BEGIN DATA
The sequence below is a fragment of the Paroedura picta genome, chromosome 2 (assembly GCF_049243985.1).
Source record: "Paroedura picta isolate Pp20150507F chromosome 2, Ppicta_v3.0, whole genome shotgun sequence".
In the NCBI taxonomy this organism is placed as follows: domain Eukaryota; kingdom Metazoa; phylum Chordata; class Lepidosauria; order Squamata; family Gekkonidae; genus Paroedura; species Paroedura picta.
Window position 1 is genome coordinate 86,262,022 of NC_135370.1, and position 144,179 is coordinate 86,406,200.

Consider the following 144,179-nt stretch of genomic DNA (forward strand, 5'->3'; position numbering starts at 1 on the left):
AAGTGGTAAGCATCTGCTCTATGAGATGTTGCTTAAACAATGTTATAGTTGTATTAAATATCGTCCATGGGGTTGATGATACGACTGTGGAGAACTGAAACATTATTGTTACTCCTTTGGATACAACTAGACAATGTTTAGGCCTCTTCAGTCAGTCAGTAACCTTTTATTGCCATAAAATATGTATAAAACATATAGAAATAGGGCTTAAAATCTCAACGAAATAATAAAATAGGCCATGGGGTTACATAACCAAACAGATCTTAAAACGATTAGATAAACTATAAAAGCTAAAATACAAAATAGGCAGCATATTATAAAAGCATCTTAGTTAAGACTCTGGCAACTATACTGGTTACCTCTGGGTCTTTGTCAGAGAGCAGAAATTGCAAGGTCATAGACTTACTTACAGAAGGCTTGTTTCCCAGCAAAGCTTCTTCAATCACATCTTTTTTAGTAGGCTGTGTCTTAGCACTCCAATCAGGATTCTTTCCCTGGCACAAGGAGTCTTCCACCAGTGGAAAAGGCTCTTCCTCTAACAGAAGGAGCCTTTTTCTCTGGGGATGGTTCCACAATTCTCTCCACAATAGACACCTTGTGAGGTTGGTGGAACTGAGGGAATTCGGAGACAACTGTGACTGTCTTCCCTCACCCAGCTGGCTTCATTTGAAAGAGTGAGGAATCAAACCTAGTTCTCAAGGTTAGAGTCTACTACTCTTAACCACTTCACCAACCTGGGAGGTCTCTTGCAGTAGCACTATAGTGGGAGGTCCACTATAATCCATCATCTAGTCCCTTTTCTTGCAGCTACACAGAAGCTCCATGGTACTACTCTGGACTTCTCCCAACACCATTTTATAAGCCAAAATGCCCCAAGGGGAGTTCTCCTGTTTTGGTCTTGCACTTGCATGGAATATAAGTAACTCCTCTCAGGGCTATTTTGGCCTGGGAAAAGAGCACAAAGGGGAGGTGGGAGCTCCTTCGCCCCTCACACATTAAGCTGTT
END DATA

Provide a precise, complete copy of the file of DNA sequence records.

The sequence below is a fragment of the Paroedura picta genome, chromosome 2 (assembly GCF_049243985.1).
Source record: "Paroedura picta isolate Pp20150507F chromosome 2, Ppicta_v3.0, whole genome shotgun sequence".
In the NCBI taxonomy this organism is placed as follows: domain Eukaryota; kingdom Metazoa; phylum Chordata; class Lepidosauria; order Squamata; family Gekkonidae; genus Paroedura; species Paroedura picta.
Window position 1 is genome coordinate 86,262,022 of NC_135370.1, and position 144,179 is coordinate 86,406,200.

Consider the following 144,179-nt stretch of genomic DNA (forward strand, 5'->3'; position numbering starts at 1 on the left):
AAGTGGTAAGCATCTGCTCTATGAGATGTTGCTTAAACAATGTTATAGTTGTATTAAATATCGTCCATGGGGTTGATGATACGACTGTGGAGAACTGAAACATTATTGTTACTCCTTTGGATACAACTAGACAATGTTTAGGCCTCTTCAGTCAGTCAGTAACCTTTTATTGCCATAAAATATGTATAAAACATATAGAAATAGGGCTTAAAATCTCAACGAAATAATAAAATAGGCCATGGGGTTACATAACCAAACAGATCTTAAAACGATTAGATAAACTATAAAAGCTAAAATACAAAATAGGCAGCATATTATAAAAGCATCTTAGTTAAGACTCTGGCAACTATACTGGTTACCTCTGGGTCTTTGTCAGAGAGCAGAAATTGCAAGGTCATAGACTTACTTACAGAAGGCTTGTTTCCCAGCAAAGCTTCTTCAATCACATCTTTTTTAGTAGGCTGTGTCTTAGCACTCCAATCAGGATTCTTTCCCTGGCACAAGGAGTCTTCCACCAGTGGAAAAGGCTCTTCCTCTAACAGAAGGAGCCTTTTTCTCTGGGGATGGTTCCACAATTCTCTCCACAATAGACACCTTGTGAGGTTGGTGGAACTGAGGGAATTCGGAGACAACTGTGACTGTCTTCCCTCACCCAGCTGGCTTCATTTGAAAGAGTGAGGAATCAAACCTAGTTCTCAAGGTTAGAGTCTACTACTCTTAACCACTTCACCAACCTGGGAGGTCTCTTGCAGTAGCACTATAGTGGGAGGTCCACTATAATCCATCATCTAGTCCCTTTTCTTGCAGCTACACAGAAGCTCCATGGTACTACTCTGGACTTCTCCCAACACCATTTTATAAGCCAAAATGCCCCAAGGGGAGTTCTCCTGTTTTGGTCTTGCACTTGCATGGAATATAAGTAACTCCTCTCAGGGCTATTTTGGCCTGGGAAAAGAGCACAAAGGGGAGGTGGGAGCTCCTTCGCCCCTCACACATTAAGCTGTT